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Novaya Gazeta: Religious leaders encourage retaliation against journalists at Grozny mosque meeting

The newspaper Novaya Gazeta has urged the Russian government to respond to calls for retaliation against journalists voiced, the editors claim, by Islamic theologians in Chechnya on April 3.

The meeting in the central mosque of Grozny was convened in connection with the publication of Novaya Gazeta’s article on the persecution of homosexuals in the Chechen Republic. According to the publication Grozny-Inform, 15,000 people attended the meeting.

Meeting participants adopted a resolution in which they declared that the Novaya Gazeta journalists had “insulted the centuries-old foundations of Chechen society and the dignity of Chechen men,” as well as their faith. “We promise that the true instigators will be subjected to retribution, wherever and whoever they are, without statute of limitations,” the resolution read.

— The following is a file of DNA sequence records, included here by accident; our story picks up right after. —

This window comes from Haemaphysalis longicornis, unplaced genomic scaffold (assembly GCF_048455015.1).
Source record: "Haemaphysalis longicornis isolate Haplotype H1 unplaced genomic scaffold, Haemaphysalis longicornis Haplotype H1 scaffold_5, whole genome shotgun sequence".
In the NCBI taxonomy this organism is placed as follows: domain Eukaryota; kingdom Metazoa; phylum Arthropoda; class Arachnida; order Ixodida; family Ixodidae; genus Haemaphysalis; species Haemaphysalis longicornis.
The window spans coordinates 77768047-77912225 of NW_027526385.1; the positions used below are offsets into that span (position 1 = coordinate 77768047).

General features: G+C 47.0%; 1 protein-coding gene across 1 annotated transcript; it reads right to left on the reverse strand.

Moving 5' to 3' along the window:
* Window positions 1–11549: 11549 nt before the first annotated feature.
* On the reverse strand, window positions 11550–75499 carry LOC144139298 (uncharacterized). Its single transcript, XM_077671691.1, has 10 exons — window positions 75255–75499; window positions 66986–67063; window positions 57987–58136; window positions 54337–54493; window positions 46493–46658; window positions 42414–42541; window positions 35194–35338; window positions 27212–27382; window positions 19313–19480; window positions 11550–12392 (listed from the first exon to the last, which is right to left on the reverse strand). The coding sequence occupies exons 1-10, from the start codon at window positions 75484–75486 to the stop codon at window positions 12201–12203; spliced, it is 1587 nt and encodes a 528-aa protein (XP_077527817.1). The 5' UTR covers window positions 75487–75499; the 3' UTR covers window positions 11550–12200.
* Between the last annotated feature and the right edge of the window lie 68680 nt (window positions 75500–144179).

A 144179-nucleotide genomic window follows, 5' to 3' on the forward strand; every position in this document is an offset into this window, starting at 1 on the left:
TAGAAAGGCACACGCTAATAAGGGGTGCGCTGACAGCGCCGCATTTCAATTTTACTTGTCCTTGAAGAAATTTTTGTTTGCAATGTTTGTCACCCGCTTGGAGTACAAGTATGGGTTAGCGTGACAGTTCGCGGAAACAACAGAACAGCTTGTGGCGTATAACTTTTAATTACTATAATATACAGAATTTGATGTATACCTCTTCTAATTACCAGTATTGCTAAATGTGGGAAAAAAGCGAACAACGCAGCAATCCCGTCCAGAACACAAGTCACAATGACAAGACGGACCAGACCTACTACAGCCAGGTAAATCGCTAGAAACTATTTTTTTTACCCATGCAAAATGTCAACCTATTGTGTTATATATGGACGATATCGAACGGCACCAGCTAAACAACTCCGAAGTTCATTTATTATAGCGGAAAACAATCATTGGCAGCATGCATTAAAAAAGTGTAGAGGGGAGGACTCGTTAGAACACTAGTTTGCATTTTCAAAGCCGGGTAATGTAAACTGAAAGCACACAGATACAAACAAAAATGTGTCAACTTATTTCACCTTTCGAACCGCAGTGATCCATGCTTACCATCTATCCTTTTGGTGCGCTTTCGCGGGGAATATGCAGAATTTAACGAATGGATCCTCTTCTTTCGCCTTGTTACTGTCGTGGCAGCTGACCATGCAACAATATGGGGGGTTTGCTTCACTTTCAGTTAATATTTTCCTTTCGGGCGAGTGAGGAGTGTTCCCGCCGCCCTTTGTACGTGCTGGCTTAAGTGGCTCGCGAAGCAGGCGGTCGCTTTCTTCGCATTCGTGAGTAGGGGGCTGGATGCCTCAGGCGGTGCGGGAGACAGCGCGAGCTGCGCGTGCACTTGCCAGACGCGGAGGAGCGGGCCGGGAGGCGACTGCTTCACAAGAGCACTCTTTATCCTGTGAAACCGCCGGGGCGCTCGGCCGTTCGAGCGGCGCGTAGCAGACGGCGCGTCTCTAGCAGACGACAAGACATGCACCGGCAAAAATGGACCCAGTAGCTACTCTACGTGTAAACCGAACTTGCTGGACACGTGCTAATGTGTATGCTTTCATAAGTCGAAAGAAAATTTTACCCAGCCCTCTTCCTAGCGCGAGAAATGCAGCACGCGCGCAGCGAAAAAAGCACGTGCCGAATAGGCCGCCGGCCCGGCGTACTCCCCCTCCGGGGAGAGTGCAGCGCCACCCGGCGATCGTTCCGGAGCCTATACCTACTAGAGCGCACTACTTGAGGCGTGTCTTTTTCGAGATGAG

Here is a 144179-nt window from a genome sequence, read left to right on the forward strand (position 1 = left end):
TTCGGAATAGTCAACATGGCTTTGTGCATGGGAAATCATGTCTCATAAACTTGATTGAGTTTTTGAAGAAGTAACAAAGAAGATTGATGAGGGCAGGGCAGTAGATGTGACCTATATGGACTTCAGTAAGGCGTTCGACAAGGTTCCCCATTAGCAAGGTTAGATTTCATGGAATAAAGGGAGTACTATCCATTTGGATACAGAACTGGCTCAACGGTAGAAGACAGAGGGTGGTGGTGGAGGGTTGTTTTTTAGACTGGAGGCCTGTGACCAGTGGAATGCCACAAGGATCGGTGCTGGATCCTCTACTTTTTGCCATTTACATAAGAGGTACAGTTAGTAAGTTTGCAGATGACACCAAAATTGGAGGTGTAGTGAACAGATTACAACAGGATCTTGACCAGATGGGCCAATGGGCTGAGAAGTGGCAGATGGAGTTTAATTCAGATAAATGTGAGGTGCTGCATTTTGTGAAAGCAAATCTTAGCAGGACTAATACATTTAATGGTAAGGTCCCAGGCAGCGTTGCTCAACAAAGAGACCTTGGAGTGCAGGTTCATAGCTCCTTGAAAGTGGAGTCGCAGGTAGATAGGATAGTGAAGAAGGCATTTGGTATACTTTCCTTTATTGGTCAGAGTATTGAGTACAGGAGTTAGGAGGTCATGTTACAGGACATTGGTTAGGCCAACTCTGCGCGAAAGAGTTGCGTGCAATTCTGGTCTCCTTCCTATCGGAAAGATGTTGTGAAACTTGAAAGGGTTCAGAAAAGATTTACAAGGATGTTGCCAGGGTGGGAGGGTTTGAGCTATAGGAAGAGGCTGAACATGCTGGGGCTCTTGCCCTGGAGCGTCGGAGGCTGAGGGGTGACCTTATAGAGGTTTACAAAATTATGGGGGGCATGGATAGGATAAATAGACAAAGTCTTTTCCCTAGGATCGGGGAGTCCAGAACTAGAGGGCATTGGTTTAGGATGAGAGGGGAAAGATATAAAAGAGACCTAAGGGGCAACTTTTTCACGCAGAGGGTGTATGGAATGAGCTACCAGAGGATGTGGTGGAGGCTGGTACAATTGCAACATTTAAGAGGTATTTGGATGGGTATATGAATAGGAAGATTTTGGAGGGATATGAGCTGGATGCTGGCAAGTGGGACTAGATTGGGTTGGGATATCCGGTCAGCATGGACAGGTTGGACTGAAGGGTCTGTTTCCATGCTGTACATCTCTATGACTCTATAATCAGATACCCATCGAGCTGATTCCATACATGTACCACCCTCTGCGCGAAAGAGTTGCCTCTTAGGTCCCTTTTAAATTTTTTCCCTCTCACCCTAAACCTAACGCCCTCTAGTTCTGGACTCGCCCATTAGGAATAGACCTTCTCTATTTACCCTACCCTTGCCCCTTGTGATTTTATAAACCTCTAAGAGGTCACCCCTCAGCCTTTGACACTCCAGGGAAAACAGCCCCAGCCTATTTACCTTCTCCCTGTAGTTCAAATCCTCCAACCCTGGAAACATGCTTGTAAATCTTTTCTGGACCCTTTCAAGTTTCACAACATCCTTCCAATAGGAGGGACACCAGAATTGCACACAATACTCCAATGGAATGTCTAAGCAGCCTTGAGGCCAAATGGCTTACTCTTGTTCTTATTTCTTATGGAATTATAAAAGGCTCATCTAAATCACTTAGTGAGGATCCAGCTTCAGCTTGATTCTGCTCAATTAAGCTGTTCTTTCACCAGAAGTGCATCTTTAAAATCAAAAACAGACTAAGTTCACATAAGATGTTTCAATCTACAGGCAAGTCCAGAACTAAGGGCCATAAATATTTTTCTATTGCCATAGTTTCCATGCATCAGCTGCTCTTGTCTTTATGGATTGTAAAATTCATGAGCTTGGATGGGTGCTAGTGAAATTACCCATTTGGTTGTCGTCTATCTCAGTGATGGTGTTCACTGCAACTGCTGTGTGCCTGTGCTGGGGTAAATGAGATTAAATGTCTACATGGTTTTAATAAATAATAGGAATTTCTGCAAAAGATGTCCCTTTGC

“It is obvious to us that this resolution is pushing religious fanatics to massacre journalists,” said Novaya Gazeta’s editorial board.

Journalists demanded that Russian authorities evaluate the resolution “from [a legal] point of view” and urged them “to do everything possible to stop any actions aimed at inciting hatred and enmity towards journalists fulfilling their professional duties.”

Novaya Gazeta’s appeal was published on the evening of April 13. Soon, its website stopped working temporarily. “Technical support has informed us about a possible DDoS attack,” wrote Novaya Gazeta journalists on Facebook. The website resumed operation as of 11:30 pm Moscow time on April 13.

“Silence and inaction in this situation make all who are able to do something, accomplices. This is why Novaya Gazeta continues to work in Chechnya. But we are very aware of a high price we can pay. The unresolved murders of our colleagues Anna Politkovskaya and Natalia Estemirova serve as obvious proof,” read the newspaper’s statement.

In early April, Novaya Gazeta reported that more than 100 people were detained on suspicion of being homosexuals in Chechnya in recent months. According to the publication, detainees were kept in secret prisons, tortured, and forced to denounce other homosexuals; three people were killed. Chechen authorities called these statements a lie.

On April 11, Novaya Gazeta and human rights organization Agora appealed to a court in light of the inaction of Russia’s Investigative Committee, which did not respond to reports of the crime within 10 days, as required by law.

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